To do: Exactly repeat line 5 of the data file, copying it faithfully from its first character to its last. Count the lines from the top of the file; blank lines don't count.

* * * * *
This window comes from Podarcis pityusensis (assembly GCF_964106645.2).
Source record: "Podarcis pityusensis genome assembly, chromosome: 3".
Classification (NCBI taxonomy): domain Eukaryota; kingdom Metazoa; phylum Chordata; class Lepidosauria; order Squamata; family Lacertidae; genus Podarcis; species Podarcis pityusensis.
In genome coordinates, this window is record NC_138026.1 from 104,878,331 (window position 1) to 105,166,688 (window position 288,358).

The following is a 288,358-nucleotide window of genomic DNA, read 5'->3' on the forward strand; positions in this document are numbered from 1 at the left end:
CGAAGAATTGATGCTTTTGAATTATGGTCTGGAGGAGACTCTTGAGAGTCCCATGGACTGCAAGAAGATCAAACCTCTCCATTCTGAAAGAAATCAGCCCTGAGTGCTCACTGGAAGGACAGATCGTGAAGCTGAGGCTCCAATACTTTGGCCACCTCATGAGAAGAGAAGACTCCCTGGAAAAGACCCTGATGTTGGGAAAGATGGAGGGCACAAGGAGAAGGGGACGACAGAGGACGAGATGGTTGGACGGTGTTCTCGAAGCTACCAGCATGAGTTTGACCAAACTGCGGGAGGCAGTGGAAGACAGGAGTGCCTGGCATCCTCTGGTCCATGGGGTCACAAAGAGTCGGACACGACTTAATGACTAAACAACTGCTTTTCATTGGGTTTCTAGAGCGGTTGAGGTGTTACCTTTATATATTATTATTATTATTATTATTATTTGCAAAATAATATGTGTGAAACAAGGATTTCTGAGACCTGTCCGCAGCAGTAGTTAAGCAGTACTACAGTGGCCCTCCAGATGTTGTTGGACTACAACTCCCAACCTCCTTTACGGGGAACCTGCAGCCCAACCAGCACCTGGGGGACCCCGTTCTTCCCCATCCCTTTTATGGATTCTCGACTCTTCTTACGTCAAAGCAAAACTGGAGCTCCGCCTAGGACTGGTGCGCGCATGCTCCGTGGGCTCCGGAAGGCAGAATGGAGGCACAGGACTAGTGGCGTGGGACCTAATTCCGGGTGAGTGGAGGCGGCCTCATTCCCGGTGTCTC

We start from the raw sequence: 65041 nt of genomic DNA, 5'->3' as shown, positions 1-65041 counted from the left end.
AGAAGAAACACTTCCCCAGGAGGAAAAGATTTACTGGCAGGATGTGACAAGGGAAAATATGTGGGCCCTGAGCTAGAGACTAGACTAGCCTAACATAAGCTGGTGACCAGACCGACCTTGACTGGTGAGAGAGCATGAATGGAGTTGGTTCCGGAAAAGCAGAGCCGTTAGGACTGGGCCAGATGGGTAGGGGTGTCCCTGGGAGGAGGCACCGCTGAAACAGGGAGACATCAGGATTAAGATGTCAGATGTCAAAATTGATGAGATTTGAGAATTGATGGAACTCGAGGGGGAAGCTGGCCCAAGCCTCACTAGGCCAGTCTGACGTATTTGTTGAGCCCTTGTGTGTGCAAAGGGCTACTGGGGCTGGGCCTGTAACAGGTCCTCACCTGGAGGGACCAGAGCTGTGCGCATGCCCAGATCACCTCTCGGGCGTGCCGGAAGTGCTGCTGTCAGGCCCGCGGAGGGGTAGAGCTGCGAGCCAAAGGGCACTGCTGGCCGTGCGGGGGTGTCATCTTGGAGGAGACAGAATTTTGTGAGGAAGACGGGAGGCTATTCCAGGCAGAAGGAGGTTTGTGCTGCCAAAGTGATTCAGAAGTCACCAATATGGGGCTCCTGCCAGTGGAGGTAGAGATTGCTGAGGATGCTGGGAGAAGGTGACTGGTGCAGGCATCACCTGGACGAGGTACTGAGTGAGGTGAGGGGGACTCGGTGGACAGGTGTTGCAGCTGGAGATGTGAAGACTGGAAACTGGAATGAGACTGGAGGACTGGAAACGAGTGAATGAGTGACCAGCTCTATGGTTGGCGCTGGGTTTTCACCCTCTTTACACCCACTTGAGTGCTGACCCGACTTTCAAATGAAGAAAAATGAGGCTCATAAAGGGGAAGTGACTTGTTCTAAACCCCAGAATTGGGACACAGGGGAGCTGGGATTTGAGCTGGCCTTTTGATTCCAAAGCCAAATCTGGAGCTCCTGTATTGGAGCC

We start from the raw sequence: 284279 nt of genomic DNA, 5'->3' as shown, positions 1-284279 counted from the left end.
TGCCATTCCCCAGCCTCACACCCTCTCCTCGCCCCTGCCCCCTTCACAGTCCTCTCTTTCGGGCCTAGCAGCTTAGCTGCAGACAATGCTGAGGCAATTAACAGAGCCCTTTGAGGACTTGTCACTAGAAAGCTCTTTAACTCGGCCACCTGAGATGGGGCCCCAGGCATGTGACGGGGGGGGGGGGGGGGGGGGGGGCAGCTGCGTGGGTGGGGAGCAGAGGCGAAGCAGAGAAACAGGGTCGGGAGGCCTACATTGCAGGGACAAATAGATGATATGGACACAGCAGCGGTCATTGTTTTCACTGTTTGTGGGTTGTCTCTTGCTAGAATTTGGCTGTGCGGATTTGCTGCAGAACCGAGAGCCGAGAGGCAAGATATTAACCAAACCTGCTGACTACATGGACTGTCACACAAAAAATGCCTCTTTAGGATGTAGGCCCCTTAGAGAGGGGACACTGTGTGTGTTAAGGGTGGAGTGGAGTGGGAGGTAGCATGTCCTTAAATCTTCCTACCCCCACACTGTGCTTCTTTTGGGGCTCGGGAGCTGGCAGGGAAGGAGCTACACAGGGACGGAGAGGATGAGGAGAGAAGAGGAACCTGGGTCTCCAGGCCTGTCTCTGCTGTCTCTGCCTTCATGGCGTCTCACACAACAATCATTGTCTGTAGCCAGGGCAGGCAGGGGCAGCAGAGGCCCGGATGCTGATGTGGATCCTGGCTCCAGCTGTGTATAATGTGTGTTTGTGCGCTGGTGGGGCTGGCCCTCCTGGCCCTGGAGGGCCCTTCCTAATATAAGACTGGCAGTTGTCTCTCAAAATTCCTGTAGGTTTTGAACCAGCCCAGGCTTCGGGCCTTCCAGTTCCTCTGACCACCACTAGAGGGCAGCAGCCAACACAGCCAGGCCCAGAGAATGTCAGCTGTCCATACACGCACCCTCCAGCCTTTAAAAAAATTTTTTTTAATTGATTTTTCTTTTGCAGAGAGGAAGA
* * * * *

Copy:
The following is a 288,358-nucleotide window of genomic DNA, read 5'->3' on the forward strand; positions in this document are numbered from 1 at the left end: